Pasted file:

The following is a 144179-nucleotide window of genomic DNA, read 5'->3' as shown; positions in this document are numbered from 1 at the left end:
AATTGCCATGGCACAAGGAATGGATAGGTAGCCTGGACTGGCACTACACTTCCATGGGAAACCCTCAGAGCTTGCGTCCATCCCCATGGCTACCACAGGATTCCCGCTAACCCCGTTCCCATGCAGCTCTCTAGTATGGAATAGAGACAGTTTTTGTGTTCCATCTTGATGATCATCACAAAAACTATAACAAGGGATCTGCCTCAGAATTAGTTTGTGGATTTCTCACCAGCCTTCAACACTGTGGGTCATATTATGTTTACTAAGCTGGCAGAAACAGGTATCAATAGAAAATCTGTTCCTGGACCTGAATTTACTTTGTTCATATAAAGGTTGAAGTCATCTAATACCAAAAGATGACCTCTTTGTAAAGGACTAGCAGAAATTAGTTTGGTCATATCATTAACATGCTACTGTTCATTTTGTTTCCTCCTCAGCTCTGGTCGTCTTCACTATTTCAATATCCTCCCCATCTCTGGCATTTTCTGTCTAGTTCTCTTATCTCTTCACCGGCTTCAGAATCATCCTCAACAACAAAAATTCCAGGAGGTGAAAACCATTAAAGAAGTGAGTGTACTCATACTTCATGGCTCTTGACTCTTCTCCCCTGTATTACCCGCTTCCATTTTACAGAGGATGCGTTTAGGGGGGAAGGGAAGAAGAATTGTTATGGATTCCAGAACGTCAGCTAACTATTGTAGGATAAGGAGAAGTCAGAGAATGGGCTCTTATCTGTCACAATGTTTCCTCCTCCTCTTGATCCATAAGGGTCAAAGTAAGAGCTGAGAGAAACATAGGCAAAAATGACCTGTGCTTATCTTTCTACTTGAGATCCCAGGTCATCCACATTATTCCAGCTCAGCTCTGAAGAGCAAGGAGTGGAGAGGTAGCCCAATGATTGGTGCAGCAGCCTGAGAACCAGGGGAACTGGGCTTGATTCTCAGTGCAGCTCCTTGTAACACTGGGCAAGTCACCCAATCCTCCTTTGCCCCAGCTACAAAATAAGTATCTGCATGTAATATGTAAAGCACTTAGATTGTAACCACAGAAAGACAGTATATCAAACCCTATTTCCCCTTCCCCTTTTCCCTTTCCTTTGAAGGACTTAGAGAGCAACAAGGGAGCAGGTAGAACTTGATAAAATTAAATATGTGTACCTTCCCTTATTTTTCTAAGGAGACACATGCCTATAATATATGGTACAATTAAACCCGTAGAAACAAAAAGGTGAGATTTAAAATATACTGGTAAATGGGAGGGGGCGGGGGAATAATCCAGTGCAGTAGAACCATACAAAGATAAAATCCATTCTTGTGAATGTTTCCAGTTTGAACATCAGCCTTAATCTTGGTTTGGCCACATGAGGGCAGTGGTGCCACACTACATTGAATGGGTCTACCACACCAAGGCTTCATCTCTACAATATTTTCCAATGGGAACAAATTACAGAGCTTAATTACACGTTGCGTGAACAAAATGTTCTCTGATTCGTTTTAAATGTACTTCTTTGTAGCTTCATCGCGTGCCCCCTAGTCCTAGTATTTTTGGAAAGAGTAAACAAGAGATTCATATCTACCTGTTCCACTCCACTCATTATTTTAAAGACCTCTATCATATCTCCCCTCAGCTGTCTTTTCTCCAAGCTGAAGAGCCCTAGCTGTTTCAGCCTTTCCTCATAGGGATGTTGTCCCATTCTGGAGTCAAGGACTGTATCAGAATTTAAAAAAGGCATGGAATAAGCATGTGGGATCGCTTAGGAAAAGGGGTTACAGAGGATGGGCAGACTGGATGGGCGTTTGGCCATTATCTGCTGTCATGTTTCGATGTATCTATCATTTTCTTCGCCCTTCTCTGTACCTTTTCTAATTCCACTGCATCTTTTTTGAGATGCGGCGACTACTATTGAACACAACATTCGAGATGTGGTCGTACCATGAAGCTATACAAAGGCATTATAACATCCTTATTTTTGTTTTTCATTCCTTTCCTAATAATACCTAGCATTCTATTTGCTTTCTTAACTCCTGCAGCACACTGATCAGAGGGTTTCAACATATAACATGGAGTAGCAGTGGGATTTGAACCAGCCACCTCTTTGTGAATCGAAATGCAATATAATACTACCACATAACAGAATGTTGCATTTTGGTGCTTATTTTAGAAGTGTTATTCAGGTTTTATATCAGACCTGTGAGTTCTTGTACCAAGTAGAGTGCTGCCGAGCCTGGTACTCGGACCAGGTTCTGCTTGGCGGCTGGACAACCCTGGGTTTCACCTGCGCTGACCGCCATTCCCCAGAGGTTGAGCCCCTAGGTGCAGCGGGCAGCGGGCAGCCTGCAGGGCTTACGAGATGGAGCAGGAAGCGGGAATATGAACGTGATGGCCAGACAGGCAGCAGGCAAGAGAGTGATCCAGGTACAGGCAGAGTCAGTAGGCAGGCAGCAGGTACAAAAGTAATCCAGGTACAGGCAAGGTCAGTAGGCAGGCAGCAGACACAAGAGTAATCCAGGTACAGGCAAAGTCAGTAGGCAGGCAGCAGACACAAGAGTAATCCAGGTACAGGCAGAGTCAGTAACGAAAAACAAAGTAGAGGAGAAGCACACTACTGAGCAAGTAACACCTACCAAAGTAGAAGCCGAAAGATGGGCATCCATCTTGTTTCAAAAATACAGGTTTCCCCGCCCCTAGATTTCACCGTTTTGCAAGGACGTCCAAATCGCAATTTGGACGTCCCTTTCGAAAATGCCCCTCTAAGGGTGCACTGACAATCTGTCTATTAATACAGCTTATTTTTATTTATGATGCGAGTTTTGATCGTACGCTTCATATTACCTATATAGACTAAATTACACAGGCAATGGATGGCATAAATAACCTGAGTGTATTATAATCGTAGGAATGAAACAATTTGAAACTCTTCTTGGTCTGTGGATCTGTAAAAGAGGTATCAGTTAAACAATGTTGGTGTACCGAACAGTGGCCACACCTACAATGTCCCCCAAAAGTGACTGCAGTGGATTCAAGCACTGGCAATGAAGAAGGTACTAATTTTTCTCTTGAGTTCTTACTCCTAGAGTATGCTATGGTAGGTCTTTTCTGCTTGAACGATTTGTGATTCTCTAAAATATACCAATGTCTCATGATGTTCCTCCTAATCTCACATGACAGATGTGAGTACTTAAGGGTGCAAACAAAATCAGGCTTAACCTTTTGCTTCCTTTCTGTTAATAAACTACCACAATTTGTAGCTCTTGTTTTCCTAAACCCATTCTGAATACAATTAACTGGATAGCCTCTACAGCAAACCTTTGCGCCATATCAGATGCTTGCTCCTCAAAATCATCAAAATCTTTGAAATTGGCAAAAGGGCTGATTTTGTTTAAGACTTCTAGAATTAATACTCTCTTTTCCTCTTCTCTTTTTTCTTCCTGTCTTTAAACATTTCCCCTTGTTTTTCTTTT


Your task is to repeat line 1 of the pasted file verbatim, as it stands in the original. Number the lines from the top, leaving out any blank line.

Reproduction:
The following is a 144179-nucleotide window of genomic DNA, read 5'->3' as shown; positions in this document are numbered from 1 at the left end: